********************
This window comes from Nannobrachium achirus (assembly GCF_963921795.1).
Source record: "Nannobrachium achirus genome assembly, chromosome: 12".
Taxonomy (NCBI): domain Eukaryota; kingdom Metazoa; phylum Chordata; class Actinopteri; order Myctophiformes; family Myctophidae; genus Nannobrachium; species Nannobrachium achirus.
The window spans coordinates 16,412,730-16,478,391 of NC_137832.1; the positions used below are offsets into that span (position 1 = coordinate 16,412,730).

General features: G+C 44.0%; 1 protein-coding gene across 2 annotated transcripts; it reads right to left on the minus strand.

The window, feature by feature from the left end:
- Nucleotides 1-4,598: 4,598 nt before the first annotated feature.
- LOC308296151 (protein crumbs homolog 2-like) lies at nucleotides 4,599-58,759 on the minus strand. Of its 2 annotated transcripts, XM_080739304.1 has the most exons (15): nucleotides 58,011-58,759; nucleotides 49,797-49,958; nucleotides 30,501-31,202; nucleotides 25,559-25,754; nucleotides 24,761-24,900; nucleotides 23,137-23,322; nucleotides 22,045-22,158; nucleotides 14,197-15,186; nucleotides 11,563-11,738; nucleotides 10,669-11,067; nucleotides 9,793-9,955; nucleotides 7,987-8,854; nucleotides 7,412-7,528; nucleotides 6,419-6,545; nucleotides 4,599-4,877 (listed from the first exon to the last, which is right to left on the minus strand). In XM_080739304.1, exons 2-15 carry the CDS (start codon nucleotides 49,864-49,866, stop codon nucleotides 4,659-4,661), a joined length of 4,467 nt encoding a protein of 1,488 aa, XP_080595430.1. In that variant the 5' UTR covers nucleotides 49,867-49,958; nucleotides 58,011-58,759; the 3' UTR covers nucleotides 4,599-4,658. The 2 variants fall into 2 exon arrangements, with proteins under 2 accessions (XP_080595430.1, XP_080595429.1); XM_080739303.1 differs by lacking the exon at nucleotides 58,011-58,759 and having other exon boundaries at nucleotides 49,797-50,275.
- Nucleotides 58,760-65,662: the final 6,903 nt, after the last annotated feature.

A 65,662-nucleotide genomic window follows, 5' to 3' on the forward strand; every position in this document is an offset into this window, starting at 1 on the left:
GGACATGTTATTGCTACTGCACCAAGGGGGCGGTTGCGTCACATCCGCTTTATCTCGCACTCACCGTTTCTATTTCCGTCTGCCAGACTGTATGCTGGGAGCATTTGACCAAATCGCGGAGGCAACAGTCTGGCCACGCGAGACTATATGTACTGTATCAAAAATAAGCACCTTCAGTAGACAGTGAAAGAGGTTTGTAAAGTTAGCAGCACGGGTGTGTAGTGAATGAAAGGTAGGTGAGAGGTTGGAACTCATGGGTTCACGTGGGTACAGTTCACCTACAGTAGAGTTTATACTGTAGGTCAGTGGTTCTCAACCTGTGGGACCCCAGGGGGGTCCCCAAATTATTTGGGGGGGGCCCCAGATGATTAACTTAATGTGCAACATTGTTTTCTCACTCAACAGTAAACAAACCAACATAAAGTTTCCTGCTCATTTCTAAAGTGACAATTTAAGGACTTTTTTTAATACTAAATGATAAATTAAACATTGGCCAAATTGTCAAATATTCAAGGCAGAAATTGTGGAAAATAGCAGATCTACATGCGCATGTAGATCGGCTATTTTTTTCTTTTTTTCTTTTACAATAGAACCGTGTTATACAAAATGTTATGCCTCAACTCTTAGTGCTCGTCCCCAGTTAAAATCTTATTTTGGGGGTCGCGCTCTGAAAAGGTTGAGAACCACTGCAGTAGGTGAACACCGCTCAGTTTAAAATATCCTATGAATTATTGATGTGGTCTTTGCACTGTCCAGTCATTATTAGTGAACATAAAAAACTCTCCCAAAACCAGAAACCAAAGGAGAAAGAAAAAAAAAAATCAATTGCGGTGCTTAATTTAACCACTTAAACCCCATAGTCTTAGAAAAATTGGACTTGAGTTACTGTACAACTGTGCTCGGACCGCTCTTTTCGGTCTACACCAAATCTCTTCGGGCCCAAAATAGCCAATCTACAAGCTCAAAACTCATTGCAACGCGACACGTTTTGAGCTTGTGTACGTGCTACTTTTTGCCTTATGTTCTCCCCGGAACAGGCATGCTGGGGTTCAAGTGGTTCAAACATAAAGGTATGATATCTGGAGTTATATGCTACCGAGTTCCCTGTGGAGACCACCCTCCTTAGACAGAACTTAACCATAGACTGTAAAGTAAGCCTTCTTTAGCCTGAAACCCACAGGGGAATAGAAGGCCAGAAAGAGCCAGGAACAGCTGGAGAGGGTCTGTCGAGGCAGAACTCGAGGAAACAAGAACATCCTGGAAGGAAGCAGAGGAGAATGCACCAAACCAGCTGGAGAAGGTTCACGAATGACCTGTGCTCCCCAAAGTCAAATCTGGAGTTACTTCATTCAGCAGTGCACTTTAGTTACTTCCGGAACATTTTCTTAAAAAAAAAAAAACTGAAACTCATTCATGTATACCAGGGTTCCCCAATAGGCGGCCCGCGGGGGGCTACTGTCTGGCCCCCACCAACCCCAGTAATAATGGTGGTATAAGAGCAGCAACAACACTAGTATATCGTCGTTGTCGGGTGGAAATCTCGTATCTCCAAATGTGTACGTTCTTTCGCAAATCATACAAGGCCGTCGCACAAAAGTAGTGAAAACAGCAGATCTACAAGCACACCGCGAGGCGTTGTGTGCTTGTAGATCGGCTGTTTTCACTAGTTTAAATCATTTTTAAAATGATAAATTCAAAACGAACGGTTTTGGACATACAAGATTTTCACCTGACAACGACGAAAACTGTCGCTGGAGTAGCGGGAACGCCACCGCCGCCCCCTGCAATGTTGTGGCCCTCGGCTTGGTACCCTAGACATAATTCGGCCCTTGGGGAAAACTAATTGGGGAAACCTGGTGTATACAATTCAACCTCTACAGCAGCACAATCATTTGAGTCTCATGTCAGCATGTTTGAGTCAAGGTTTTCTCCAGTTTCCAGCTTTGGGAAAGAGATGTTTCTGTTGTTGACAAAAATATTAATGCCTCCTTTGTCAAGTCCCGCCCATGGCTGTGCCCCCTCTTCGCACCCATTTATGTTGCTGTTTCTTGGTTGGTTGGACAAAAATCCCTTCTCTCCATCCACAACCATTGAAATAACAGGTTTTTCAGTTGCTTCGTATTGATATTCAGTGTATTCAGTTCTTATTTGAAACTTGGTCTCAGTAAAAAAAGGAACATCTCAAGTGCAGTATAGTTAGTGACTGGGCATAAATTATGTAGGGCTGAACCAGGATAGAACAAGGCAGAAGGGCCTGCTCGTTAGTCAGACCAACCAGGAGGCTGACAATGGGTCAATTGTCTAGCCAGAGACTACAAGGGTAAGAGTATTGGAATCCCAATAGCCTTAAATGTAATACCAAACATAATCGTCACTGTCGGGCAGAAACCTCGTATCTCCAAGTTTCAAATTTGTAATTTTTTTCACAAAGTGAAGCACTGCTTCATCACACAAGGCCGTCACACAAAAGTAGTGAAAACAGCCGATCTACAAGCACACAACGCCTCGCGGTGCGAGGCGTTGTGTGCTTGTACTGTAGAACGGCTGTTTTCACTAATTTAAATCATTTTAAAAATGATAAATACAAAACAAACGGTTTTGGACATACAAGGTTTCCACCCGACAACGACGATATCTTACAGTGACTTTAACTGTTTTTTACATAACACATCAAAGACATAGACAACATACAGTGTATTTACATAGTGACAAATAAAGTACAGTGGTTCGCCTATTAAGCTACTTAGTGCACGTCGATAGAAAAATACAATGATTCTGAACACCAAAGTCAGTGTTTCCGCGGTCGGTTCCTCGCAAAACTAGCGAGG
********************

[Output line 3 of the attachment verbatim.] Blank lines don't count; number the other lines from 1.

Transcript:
Taxonomy (NCBI): domain Eukaryota; kingdom Metazoa; phylum Chordata; class Actinopteri; order Myctophiformes; family Myctophidae; genus Nannobrachium; species Nannobrachium achirus.